The Comptroller's office publishes this online newsletter to keep you informed about Texas taxes. Tax Policy News provides general information and is not a substitute for legal or other professional advice.
In response to the U.S. Supreme Court’s decision on South Dakota v. Wayfair, Texas-based businesses selling items or services into other states may be required to collect taxes for those states. Additionally, remote sellers who were previously not required to collect and remit sales and use tax may have to begin collecting Texas tax on their sales into Texas in late 2019. Generally, a “remote seller” is a seller that does not have a physical presence in a state, but who sells products or services for delivery into that state.
The Comptroller’s office is currently updating sales and franchise tax rules to provide details about remote seller tax responsibilities. We are not applying the Wayfair decision to additional taxes at this time, and any new tax responsibilities will be prospective.
You can learn more about tax requirements on our new webpage, Texas Tax Responsibilities and Resources for Sellers After Wayfair.
If you are a Texas-based business selling into other states you may now be required to collect taxes for those states. Beginning Oct. 1, 2018, some states require remote sellers to collect taxes if they have more than $100,000 in gross sales or 200 individual transactions into that state. You must contact the state taxing agency or authority directly for exact tax responsibilities.
For more information about Texas businesses’ collection responsibilities for other states, see these websites:
Disclaimer: Each website listed is responsible for its own information, and the Texas Comptroller of Public Accounts is not responsible for maintaining the information provided on these websites.
As part of our Wayfair implementation, amendments to Rule 3.286, concerning seller’s and purchaser’s responsibilities, will be effective Jan. 1, 2019. The amendments establish a safe harbor for remote sellers whose Texas revenues are below $500,000 from sales of tangible personal property and services in the preceding 12 calendar months. Remote sellers with Texas revenue below the safe harbor amount will not have to register and collect tax. Remote sellers whose Texas revenue exceeds the safe harbor amount shall register and begin collecting tax.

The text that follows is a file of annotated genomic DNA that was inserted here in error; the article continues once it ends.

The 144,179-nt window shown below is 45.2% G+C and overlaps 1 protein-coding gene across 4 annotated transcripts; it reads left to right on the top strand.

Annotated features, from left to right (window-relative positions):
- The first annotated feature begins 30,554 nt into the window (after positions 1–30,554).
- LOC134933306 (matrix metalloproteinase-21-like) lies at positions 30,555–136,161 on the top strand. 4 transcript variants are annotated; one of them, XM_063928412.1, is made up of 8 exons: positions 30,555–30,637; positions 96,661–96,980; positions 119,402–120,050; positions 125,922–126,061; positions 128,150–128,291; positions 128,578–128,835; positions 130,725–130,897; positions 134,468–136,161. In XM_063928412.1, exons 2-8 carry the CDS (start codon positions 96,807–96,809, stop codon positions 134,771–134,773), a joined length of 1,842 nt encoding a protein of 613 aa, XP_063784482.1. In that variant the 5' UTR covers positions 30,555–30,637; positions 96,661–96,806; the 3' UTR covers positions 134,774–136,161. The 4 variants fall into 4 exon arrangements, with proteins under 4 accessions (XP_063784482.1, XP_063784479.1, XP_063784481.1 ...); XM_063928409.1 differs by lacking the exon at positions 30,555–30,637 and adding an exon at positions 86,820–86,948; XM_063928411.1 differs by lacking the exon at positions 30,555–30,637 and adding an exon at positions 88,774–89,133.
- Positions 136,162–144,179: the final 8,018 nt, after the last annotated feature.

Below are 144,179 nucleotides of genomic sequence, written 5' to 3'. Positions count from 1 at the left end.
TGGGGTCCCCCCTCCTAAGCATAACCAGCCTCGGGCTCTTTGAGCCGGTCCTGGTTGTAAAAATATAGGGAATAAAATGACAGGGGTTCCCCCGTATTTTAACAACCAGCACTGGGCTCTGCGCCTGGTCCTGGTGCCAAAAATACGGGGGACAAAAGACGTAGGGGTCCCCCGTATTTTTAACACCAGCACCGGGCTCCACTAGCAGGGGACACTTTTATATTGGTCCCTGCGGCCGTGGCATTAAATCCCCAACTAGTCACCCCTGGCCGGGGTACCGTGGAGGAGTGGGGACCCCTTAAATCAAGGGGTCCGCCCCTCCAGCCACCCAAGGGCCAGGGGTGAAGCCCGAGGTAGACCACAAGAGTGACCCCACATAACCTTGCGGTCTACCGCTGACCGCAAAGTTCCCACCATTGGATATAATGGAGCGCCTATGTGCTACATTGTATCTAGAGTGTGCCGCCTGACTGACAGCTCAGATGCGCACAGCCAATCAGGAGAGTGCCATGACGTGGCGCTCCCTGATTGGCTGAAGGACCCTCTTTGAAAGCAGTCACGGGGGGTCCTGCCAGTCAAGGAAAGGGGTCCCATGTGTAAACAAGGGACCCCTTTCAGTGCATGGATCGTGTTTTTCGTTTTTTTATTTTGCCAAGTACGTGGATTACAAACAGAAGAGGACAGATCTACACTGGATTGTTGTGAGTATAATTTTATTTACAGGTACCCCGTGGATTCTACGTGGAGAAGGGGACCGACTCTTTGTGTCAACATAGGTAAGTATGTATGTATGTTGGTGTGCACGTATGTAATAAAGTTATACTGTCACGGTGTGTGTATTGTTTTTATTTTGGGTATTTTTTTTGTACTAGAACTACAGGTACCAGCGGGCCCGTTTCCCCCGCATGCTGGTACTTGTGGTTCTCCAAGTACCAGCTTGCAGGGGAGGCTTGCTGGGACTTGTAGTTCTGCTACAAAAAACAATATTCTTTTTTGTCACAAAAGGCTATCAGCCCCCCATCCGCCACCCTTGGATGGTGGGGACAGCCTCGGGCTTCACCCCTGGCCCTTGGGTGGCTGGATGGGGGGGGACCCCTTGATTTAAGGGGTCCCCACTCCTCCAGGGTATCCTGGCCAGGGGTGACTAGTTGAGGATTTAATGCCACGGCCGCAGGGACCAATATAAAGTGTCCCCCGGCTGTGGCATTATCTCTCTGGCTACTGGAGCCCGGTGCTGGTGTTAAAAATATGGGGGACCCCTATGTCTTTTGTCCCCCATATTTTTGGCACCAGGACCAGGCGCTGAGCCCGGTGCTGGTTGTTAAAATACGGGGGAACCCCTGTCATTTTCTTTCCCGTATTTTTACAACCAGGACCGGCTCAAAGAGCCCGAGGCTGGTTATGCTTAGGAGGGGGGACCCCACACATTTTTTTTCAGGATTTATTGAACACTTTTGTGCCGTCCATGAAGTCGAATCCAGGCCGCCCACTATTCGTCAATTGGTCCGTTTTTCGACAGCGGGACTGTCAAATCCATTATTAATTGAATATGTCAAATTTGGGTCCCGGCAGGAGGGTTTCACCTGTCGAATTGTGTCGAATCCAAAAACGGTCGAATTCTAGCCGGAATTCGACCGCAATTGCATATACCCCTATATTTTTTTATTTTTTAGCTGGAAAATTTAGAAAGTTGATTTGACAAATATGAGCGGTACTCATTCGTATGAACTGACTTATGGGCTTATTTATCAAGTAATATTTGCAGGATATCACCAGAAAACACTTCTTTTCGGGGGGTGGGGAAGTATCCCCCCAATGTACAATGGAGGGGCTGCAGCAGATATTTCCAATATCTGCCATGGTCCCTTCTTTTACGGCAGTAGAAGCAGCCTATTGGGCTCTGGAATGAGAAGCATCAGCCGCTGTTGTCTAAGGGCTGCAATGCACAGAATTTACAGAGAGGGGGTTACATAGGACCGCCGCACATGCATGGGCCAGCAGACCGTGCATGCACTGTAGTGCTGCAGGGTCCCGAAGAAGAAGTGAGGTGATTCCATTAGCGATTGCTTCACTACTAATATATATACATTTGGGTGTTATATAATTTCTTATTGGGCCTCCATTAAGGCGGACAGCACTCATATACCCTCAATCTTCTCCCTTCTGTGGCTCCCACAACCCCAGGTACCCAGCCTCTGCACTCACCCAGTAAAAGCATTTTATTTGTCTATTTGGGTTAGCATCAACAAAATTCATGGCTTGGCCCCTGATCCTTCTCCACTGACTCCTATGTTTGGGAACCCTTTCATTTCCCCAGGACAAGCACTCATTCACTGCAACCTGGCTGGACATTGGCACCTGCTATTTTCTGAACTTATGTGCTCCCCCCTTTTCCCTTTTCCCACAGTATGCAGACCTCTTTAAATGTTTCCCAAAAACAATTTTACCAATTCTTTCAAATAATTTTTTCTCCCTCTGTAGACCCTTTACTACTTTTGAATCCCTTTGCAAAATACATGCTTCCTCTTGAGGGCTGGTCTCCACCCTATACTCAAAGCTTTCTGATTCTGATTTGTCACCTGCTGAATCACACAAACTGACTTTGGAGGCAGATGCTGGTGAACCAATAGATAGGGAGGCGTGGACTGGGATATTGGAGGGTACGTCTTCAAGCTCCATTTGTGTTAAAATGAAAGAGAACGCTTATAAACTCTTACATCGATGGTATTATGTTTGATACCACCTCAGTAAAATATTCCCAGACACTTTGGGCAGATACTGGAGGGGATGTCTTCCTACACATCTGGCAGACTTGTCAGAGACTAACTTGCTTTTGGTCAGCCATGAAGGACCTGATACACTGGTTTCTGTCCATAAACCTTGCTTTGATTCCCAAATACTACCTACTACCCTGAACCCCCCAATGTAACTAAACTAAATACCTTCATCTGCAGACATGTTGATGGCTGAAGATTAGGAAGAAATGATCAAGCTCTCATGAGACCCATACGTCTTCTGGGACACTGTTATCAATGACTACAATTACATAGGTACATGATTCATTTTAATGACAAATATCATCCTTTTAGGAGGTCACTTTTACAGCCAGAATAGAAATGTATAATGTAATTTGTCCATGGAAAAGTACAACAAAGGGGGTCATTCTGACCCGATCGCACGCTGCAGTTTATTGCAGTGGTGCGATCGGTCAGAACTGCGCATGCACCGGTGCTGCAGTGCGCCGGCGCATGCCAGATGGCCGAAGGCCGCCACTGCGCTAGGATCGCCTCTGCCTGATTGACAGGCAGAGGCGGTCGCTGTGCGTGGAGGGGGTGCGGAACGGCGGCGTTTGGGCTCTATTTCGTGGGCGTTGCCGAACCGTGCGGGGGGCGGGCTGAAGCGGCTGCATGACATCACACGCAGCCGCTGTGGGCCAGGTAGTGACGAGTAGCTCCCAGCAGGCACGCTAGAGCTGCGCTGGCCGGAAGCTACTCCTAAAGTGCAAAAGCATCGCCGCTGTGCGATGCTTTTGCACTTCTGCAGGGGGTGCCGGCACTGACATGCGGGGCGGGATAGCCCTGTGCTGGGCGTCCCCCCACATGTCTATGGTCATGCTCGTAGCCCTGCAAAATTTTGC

To allow time for remote sellers to prepare for these changes, the amendments postpone the permitting and tax collection requirements for remote sellers until Oct. 1, 2019. The initial 12 calendar months for calculating a remote seller’s Texas revenues will be July 1, 2018, through June 30, 2019.
The Comptroller’s office has completed an overall update to the Comptroller’s Rules of Practice and Procedure, new 34 Texas Administrative Code Section 1.1-1.35, effective Jan. 1, 2019.
Payment Option Deadlines:
For more information on filing and payment requirements, visit our File and Pay webpage.
The Comptroller’s office offers several training resources that provide in-depth information on tax topics that affect your business today. These include live and on-demand training sessions, as well as tax seminars.
Visit our Tax Training Resources page to:
Our podcast covers popular tax topics and other helpful information. Listen to our current series highlighting exempt organizations, including religious, charitable and educational organizations. Learn about the application process and exempt purchases and sales for qualified organizations in Texas.
Listen to our podcast episode about the sales tax return form and what to include when reporting your total sales, taxable sales and taxable purchases.
Our latest webinar, “Franchise Tax and Closing Your Business in Texas,” covered the franchise tax responsibilities of entities registered with the Texas Secretary of State and provided the steps for closing a business and ending reporting responsibilities. A recording of the webinar will soon be available through our Tax Training Resources page.
Our next Webinar will cover what taxpayers need to know when starting a new business. The webinar highlights the tax responsibilities of doing business in Texas and provides steps for the registration process along with how to collect and report tax. Registration will open sometime in February. Check our Tax Training Resources webpage for updated information.
Our current video series covers contractors, repairpersons and Texas Sales Tax:
We also offers video tutorials on filing and paying sales tax through Webfile. To view these videos visit the Video Tutorials webpage.